Caroline the Future Librarian

Caroline Davis | LIBR 265-10 | SJSU | Wrenn-Estes

The Sherwood Ring by Elizabeth Marie Pope

Title: The Sherwood Ring
Author: Elizabeth Marie Pope
Publisher: Houghton Mifflin
Date: October 2001 (originally published in 1958)
ISBN-13: 978-0618177370

Plot Summary: After the death of her father, seventeen-year-old Peggy Grahame is sent to live with her elderly Uncle Enos at Rest-and-be-thankful, the Grahame family’s ancestral estate in rural New York.  On the day of her arrival, Peggy meets Pat, a handsome young British scholar who is trying to study his family heritage and thinks that her uncle might have some information about his eighteenth-century ancestor.  But Uncle Enos inexplicably throws Pat out of the house in a rage, and even has little interaction with Peggy.

But Peggy is not completely left alone in the old house.  She is visited on several occasions by the ghosts of her own eighteenth-century ancestors, who tell her about the history of the Grahame family during the Revolutionary War.  In many ways, history seems to be repeating itself – and Peggy finds out why there is a connection between Pat’s family and her own.

Critical Evaluation: It is appropriate that the topic of this book is reflection on a previous era, since the book itself seems to be a relic from an earlier era in young adult literature.  Perhaps high school girls in the 1950s would have swooned over the blossoming relationship between Peggy and Pat, but The Sherwood Ring is very tame by modern standards.

However, a young adult book doesn’t need to be edgy to be likeable, and Pope’s book was certainly an enjoyable historical romance with a touch of the supernatural.  The plot was very formulaic – Peggy would discover a historically significant item in the house, and one of her ancestors would appear to explain why it was historically significant.  The modern setting with Peggy is just the framework for the real story of the book – the exploits of the eighteenth-century Grahame family as they help in capturing the outlaw British soldier Peaceable Sherwood, and the love story that develops between the outlaw and the daughter of the Grahame family.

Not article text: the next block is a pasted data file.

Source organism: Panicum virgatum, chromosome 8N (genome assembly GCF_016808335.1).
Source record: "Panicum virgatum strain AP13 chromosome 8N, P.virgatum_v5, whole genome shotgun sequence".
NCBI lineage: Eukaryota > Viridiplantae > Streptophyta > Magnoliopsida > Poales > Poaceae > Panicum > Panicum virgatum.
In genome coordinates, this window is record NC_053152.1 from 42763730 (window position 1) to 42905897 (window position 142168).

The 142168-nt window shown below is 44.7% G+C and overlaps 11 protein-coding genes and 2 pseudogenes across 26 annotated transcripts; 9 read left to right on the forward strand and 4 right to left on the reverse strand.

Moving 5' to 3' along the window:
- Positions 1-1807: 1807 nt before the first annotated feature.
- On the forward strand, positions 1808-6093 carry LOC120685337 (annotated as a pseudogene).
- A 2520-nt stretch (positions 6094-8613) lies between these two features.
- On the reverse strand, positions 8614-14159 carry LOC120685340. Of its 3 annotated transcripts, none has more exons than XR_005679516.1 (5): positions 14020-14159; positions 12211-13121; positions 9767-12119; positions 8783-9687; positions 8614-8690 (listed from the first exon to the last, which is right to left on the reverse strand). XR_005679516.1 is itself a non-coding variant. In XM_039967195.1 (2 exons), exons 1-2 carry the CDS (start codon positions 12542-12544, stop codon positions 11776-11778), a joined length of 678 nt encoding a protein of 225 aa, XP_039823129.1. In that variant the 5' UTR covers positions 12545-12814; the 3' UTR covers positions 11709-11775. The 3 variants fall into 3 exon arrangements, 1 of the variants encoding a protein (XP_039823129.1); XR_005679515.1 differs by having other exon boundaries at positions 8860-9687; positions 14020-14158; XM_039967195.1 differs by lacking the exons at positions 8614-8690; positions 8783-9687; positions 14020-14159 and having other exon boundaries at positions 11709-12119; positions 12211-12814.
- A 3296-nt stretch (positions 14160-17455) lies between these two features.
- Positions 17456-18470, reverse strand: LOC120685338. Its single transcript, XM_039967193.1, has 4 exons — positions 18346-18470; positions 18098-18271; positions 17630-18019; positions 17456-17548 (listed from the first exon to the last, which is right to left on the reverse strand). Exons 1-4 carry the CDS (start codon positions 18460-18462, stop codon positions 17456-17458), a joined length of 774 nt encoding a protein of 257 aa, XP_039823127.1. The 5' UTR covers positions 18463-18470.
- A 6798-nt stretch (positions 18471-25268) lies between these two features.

In a way, using the apparitions as a plot device seemed very familiar – similar to Scrooge’s nocturnal visits from various Christmas ghosts in Dicken’s A Christmas Carol that serve to teach him more about himself.  Peggy Grahame’s visitors serve a similar purpose – telling her about the past so she can apply it to the future.

Reader’s Annotation: Peggy Grahame is ignored by her cranky Uncle Enos, and her only friend, Pat, a handsome British scholar, has been forbidden from seeing her.  Fortunately, she is visited by the ghosts of her eighteenth-century ancestors, who tell her about their exploits and adventures during the Revolutionary War.

Author Information: Elizabeth Marie Pope (1917-1992) was an academic who specialized in Elizabethan England.  After receiving her B.A. from Bryn Mawr and her Ph.D. at John Hopkins in 1944, she went on to become a professor of English at Mills College in Oakland.  She taught about the works of John Milton and William Shakespeare for 38 years before retiring in 1982.

Pope only wrote two works of juvenile fiction, The Sherwood Ring (1958) and The Perilous Gard (1971), which was a Newbery Honor Book.  Both novels are historical fiction, with some romance and a bit of fantasy – The Sherwood Ring is set in New York and is primarily focused on the Revolutionary War, and The Perilous Gard takes place in sixteenth-century England, based on the ballad of Tam Lin.

Genre: Historical Fiction

Curriculum Ties: Revolutionary War History (possibly)

Booktalking Ideas:
1) Compare the events of Peggy’s life to the story that her ancestors tell her.
2) Think of artifacts in your life that represent important events that have happened to you.

Interest Age: 11 and older

Challenge Issues: None.

Challenge Defense Ideas: This book has no apparent challenge issues, but if a challenge comes up:

• Become familiar with the book and its content.

• Refer to the collection development policy of the library, if none, see here to develop one right away.

• Refer to reviews available for viewing on

• Try to get reviews of the book from teens who have read it.

Selection: The Perilous Gard, Pope’s other book for young adults, was one of my favorite books when I was in high school.  I had never heard of The Sherwood Ring, so I thought I would read it.  I also wanted to include a historical fiction title in my collection.  (I still prefer The Perilous Gard).


February 15, 2010 - Posted by | Books |

1 Comment »

  1. […] Evaluation: Similar to The Sherwood Ring, this book has a story set within another story, and both tales end up being connected in […]

    Pingback by Tiger Moon by Antonia Michaelis « Caroline the Future Librarian | March 4, 2010 | Reply

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